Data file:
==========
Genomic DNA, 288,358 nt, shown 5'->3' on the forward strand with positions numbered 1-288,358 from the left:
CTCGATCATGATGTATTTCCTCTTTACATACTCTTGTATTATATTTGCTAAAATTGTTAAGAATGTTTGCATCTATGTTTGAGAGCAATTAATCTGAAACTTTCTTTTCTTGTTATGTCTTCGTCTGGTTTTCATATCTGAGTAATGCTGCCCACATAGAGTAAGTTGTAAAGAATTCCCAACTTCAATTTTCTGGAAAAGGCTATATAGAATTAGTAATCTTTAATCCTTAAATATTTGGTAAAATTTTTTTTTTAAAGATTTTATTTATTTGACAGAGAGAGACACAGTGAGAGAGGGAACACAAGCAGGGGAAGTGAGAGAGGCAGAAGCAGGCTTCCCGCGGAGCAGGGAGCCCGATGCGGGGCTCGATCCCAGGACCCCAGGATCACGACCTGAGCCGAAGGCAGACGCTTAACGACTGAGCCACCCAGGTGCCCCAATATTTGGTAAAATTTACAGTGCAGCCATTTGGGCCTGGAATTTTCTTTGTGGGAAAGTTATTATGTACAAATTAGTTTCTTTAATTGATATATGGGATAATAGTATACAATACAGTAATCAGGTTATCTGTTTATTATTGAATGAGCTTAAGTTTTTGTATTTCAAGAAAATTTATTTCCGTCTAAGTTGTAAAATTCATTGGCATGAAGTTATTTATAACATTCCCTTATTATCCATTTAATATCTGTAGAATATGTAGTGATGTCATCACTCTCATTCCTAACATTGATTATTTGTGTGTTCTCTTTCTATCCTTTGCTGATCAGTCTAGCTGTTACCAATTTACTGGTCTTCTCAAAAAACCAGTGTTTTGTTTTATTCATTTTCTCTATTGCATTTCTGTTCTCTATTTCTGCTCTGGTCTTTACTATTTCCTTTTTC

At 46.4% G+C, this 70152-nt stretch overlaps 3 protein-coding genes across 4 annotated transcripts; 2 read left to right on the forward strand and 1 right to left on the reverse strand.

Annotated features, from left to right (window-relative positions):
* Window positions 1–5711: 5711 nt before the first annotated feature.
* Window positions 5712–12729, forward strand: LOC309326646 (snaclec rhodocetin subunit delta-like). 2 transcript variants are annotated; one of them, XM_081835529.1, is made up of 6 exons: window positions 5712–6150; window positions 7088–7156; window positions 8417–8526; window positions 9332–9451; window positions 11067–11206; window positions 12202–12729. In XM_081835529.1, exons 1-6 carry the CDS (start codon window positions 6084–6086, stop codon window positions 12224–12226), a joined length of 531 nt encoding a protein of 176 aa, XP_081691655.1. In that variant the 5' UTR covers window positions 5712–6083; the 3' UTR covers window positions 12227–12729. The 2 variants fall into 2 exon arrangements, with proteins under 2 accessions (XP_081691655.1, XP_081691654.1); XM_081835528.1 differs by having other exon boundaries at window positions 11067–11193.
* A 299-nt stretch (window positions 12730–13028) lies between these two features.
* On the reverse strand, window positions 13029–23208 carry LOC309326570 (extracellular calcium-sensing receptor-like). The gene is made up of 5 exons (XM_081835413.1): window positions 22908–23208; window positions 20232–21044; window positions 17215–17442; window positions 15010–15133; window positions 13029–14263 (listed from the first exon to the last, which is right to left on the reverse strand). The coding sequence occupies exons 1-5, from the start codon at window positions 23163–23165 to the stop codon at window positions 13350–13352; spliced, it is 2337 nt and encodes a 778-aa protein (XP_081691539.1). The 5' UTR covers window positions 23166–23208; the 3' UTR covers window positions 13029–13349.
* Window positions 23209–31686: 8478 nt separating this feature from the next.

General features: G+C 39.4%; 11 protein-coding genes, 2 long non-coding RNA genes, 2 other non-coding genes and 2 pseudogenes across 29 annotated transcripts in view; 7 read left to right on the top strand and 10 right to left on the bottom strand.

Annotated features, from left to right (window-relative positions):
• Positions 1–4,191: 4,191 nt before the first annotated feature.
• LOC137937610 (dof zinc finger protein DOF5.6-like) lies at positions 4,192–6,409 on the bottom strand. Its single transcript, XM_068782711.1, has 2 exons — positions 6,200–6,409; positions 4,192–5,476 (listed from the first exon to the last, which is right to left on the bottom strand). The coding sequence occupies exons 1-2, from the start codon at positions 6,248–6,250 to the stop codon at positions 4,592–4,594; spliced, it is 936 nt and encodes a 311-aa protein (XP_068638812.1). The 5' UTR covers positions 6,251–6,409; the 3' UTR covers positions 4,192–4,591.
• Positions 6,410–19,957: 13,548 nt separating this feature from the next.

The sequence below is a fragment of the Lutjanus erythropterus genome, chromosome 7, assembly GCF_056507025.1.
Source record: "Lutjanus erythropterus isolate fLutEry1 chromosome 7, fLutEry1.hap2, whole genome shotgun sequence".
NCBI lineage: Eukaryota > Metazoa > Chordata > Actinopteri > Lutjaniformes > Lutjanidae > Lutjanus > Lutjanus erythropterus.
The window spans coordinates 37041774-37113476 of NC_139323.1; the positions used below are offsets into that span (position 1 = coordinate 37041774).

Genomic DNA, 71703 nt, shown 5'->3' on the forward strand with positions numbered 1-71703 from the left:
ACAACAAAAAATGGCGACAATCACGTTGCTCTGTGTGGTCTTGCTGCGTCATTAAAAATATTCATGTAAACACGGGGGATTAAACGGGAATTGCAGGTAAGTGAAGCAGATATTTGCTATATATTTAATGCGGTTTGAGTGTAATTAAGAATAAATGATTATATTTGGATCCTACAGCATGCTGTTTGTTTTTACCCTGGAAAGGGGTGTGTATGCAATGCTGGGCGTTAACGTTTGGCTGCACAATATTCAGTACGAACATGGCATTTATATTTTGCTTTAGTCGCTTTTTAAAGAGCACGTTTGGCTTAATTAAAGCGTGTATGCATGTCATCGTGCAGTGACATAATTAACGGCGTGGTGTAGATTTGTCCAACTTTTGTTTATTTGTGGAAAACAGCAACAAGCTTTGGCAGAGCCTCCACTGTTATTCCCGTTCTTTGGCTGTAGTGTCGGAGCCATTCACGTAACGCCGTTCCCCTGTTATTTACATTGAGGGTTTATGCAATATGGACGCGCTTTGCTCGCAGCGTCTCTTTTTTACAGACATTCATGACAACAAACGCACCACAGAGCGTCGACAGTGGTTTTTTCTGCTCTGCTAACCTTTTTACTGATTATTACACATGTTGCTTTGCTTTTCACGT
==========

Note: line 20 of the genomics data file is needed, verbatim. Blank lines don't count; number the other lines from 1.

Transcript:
ACAACAAAAAATGGCGACAATCACGTTGCTCTGTGTGGTCTTGCTGCGTCATTAAAAATATTCATGTAAACACGGGGGATTAAACGGGAATTGCAGGTAAGTGAAGCAGATATTTGCTATATATTTAATGCGGTTTGAGTGTAATTAAGAATAAATGATTATATTTGGATCCTACAGCATGCTGTTTGTTTTTACCCTGGAAAGGGGTGTGTATGCAATGCTGGGCGTTAACGTTTGGCTGCACAATATTCAGTACGAACATGGCATTTATATTTTGCTTTAGTCGCTTTTTAAAGAGCACGTTTGGCTTAATTAAAGCGTGTATGCATGTCATCGTGCAGTGACATAATTAACGGCGTGGTGTAGATTTGTCCAACTTTTGTTTATTTGTGGAAAACAGCAACAAGCTTTGGCAGAGCCTCCACTGTTATTCCCGTTCTTTGGCTGTAGTGTCGGAGCCATTCACGTAACGCCGTTCCCCTGTTATTTACATTGAGGGTTTATGCAATATGGACGCGCTTTGCTCGCAGCGTCTCTTTTTTACAGACATTCATGACAACAAACGCACCACAGAGCGTCGACAGTGGTTTTTTCTGCTCTGCTAACCTTTTTACTGATTATTACACATGTTGCTTTGCTTTTCACGT